If IT has found a critical foothold any field, it is especially important in healthcare. Tablet computers and other mobile devices are used to access electronic medical records (EMR) systems, medical imaging systems, and many other components of today’s medical facilities and doctors’ offices. Everything from a patient’s vital signs to his or her family medical history lives within information systems, which often interact with a wide array of devices used in operating rooms and other diagnostic, treatment, and critical care areas.
Keeping healthcare information systems running at optimal levels is of the utmost importance in providing high quality care. ITIL, also known as the Information Technology Infrastructure Library, is the de facto global standard for IT best practices. Adopting these best practices—as well as running software that supports them—is extremely important in the world of healthcare.
Incident Management and Problem Management
Incidents—unplanned interruptions of IT services—can and will occur. Good Incident Management practices help return services to normal operation as quickly as possible. This fast recovery is vital in healthcare IT, where outages can prevent staff from working efficiently and patients from receiving needed care.
Tweet this: Keeping healthcare information systems running at optimal levels is important in providing high quality care
I spoke recently with the IT service delivery manager in a hospital who told me one of their operating rooms had to be taken out of service for half a day because of an IT failure affecting equipment. Would the failure happen again? Were other operating rooms susceptible to the same issue? These questions and others were handed over to the Problem Management team.
In addition to documenting known errors, Problem Management:
- Seeks the root causes of incidents
- Works to diminish the number and severity of incidents
- Looks for ways to prevent reoccurring incidents
- Acts to eliminate errors
Across the world of IT service management (ITSM), Incident Management is generally more widely adopted than Problem Management. However, in the realm of healthcare, Problem Management takes on added importance, since interruptions in service can have life threatening consequences. When staff cannot access records or control needed devices, the quality of patient care suffers.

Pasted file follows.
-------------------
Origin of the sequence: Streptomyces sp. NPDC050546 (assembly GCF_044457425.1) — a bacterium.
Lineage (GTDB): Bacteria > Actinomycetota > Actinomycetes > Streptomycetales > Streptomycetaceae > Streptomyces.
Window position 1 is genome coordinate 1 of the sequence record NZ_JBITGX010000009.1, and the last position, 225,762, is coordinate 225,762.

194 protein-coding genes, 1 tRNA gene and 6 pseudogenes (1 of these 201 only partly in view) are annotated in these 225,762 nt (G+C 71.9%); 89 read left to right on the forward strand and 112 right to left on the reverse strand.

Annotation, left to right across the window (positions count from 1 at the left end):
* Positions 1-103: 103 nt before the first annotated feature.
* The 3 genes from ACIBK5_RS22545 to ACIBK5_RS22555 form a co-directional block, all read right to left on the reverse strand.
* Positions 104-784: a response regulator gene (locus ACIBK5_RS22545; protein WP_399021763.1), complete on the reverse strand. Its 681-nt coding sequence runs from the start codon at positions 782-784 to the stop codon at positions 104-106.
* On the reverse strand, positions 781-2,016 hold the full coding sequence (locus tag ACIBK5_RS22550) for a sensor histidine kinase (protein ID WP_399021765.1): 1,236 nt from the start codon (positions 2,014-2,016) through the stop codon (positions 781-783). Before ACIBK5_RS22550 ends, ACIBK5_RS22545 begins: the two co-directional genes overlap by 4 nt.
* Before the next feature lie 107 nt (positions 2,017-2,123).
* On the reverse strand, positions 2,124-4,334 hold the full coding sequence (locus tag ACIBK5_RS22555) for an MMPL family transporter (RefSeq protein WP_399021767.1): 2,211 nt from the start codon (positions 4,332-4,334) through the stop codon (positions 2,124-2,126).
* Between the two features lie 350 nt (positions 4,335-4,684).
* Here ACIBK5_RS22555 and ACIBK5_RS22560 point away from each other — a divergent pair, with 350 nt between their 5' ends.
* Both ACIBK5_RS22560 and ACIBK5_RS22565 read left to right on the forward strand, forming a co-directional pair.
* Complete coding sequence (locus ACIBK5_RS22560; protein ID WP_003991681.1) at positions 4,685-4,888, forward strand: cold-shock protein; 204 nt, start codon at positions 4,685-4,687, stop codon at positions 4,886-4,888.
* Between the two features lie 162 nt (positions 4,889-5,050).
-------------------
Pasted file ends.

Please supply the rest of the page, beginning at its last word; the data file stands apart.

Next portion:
Service Asset and Configuration Management
In order to keep healthcare IT humming, IT service managers need to assess and approve changes to the IT environment using Change Management. To understand the potential impacts of change, however, they need to have a clear grasp of that environment. In the healthcare world, any unintended consequences of change can be dire. The Service Asset and Configuration Management (SACM) process ensures that accurate information about the individual components (configuration items, or CIs) and their relationship to one another is available as needed to inform proposed changes. If they understand both the current configurations and the relationships between CIs, service managers can be far more confident about the outcomes of changes needed to provide continual improvements to information systems.
Release and Deployment Management
Today, software updates are frequent and may address known errors exposed through Problem Management—often called “bugs”—or may be in response to a security vulnerability. According to Healthcare IT News, recent events in healthcare IT have shown that unpatched vulnerabilities can expose personally identifiable information such as patient records and cause costly Health Insurance Portability and Accountability Act (HIPAA) breaches. The ITIL process of Release and Deployment Management ensures the orderly and timely release of these updates, improving IT services and helping to keep personal information secure.
Tweet this: Good ITSM is not optional for healthcare, it is required. Having the right solution will streamline all processes
The Right ITSM Tool
Good ITSM is not optional for healthcare; it is required. Having the best tools for the job of automating and coordinating ITIL processes is a necessity. The right solution will:
- Be fully HIPAA compliant from the standpoints of field-level encryption and secure hosting.
- Give service managers information from multiple processes
- Cross reference the details of any incident against the knowledge base and the known error database
- Show the history and outcomes of changes to the environment
- Provide information about CI’s and their relationships
- Offer a rich dashboard that organizes critical Problem Management metrics
It is not the ITIL processes themselves that are critically important; it is the outcomes produced. While healthcare IT isn’t holding a scalpel, the outcomes you achieve directly impact patient care, for better or worse.
If you want to gain a better understanding of ITIL processes, definitions, and framework, be sure to check out these four easy-to-digest ITIL videos.
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